Dana Ortiz, executive director of Lawrence Family Promise:
The New Year serves as a convenient time for reflection, which may also include the evaluation of regrets.
I have a couple of big regrets this year that have caused deep pain. Regrets can be disruptive to our life goals, to career and educational plans, to relationships with family, friends and community. Regrets can trap us and keep us from growing in our faith and experiencing God’s abundant grace.
Even the Lord is described as having deep regrets, sorrows and grief. In the book of Genesis prior to the story of the flood, we read, “The Lord was grieved that he had made man on the earth and his heart was filled with pain (Genesis 6:6 NIV). First Samuel 15:35 says, “The Lord regretted that He had made Saul king over Israel.”
The question is not necessarily how to avoid regrets, but rather what do we do with our regrets.
It seems clear that pain can be an indication of something not quite right in our lives. If it is physical pain, we try to find the answer by going to the doctor, or taking an Ibuprofen! If it is emotional pain, hopefully we will seek out help through a loving friend, mental health professional or spiritual adviser. If it is societal pain, like what our country is feeling following the tragedy of Newtown, Conn., we enter a time of mourning, discourse and hopefully actions to better protect precious life. Regrets and pain can propel us forward with hope.
We can try to falsely build a life of emotional and physical safety and not venture out to experience the vulnerability of life, but that caps the experiences of all of life, the pain as well as the joy. Regrets, like some pain, can be viewed as a God-given guide to help us stay on course to move forward.
Conversely, we can choose to let regrets trap us in a cage of negative self talk, guilt and pain. This trap becomes disruptive to our lives and further damages our relationships. God, however, desires so much more for our lives than to live trapped in our regrets. In 2 Corinthians 7:10, Paul wrote, “Godly sorrow brings repentance that leads to salvation and leaves no regret, but worldly sorry brings death.”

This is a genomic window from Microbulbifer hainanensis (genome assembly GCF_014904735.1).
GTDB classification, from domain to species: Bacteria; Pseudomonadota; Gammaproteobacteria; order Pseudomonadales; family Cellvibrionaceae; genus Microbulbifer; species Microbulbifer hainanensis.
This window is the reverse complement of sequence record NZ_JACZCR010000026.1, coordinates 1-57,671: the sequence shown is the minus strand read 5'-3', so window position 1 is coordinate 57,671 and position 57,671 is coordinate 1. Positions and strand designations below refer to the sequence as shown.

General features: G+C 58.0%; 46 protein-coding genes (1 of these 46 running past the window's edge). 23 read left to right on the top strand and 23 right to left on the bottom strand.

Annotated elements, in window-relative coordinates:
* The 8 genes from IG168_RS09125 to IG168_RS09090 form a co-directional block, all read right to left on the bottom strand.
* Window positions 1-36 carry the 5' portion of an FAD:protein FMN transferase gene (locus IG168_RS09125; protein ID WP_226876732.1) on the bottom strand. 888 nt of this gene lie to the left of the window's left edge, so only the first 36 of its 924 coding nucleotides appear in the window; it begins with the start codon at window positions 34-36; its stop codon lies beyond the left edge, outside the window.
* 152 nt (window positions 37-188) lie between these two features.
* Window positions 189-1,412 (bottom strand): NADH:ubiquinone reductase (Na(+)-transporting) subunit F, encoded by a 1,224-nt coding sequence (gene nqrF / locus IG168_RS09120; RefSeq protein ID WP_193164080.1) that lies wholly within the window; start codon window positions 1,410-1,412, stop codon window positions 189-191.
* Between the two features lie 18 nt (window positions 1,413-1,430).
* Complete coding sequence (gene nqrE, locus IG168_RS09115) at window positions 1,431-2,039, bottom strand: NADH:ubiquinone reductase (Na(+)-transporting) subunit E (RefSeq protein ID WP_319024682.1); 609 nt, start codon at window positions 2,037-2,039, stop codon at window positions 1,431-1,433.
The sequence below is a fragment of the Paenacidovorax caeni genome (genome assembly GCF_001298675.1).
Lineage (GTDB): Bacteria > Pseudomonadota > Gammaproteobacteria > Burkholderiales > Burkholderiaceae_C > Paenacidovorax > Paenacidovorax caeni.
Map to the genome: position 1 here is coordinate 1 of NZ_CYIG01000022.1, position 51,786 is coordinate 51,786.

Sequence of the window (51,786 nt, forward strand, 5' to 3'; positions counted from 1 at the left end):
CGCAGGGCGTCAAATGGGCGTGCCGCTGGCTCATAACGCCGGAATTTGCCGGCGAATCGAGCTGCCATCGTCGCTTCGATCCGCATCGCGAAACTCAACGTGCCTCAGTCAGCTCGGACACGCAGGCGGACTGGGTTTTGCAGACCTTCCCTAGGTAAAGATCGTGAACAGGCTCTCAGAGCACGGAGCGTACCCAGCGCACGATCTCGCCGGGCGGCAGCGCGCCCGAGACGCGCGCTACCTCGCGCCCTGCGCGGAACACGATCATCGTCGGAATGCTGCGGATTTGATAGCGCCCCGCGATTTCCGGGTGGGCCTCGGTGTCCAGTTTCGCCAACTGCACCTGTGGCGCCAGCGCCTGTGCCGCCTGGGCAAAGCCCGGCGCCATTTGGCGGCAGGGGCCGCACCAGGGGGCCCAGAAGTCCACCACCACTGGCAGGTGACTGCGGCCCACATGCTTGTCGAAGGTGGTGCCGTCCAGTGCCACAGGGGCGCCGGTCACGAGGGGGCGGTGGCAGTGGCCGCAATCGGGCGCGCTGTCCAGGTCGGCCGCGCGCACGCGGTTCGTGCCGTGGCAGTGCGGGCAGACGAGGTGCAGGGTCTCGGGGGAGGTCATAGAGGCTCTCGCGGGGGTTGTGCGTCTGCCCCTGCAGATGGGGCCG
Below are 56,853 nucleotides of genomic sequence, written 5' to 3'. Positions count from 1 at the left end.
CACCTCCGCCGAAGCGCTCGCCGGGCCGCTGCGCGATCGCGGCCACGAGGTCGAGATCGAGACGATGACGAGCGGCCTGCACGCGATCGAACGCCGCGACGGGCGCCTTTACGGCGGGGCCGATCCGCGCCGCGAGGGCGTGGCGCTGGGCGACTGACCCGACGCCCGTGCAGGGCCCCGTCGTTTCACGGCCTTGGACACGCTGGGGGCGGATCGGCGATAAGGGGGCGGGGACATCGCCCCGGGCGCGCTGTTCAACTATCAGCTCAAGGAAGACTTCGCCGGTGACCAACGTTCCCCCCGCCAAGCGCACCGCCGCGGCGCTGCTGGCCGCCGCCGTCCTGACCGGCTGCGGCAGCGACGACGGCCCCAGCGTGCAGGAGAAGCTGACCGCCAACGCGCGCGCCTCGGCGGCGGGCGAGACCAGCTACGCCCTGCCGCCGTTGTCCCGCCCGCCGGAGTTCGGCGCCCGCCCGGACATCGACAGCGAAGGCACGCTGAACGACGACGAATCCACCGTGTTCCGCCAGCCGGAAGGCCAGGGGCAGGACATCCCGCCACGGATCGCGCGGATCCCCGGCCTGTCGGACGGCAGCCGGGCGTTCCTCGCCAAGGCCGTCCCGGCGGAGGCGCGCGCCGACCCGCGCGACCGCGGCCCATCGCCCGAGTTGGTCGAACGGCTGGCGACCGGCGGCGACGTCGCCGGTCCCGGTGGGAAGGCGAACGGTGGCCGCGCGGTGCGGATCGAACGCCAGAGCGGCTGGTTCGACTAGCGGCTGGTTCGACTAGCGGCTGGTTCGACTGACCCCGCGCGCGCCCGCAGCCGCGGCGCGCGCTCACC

Prayer, offering as well as receiving forgiveness, honest examination of our own journey, repentance, confession, sharing with a close friend or clergy are all possible ways to bring our regrets before the Lord. Clearly the deeper the pain, grief and regrets, the more abundant the grace and love from God that brings all healing.
God desires our repentance. He wants us to understand why we have regrets, and to cast them upon him. He is there with his arms open wide, just waiting for us to come into the presence of his love and grace, so we can be filled with his joy and the peace that surpasses all understanding.
— Send email to Dana Ortiz at email@example.com.
The Rev. Paul Gray, senior pastor, New Life in Christ, 619 Vt.:
When you know and understand the finished work of Christ, it’s possible to have no regrets. What a freeing gift to know that God doesn’t condemn us!
I’ve experienced — and then wrote about in my book, “The Fish Net Experience” — what God says in Romans 12:1, “There is no condemnation for anyone who is in Christ Jesus,” and 2 Corinthians 7:10, “Godly sorrow brings repentance which brings a fresh cleansing of grace leading to no regret.”
God took away all of our sins, reconciled us to him, doesn’t hold our sins against us, and chooses not to remember them again! Once we believe Jesus, the spirit of Christ lives in us — we’re “in Christ” and have no condemnation or shame, ever, from God.
Sure, God will let us know when we’ve done something that doesn’t honor him. But he never condemns us. He will gently and lovingly tell us that what we did was not what he wants, but he never condemns us — who we are.
Then we’ll experience “godly sorrow” — we’ll feel sorry for our actions (but not who we are). Then we “repent,” which means to change our mind about the guilt and regret we had and thinking that God is mad at us and wants to punish us. That leads us to experiencing a fresh cleansing of grace, and he then wants us to go on with NO REGRET!
Now I may regret that I didn’t spend more time with my family or didn’t maintain an exercise regimen this year, etc., so I ask God to help me with that, and he will. Since his opinion trumps ours, we can truly live a life of no regrets! Thus any thoughts of regrets you have comes from outside evil sources — not you or God. Don’t believe them.
— Send email to Paul Gray at firstname.lastname@example.org.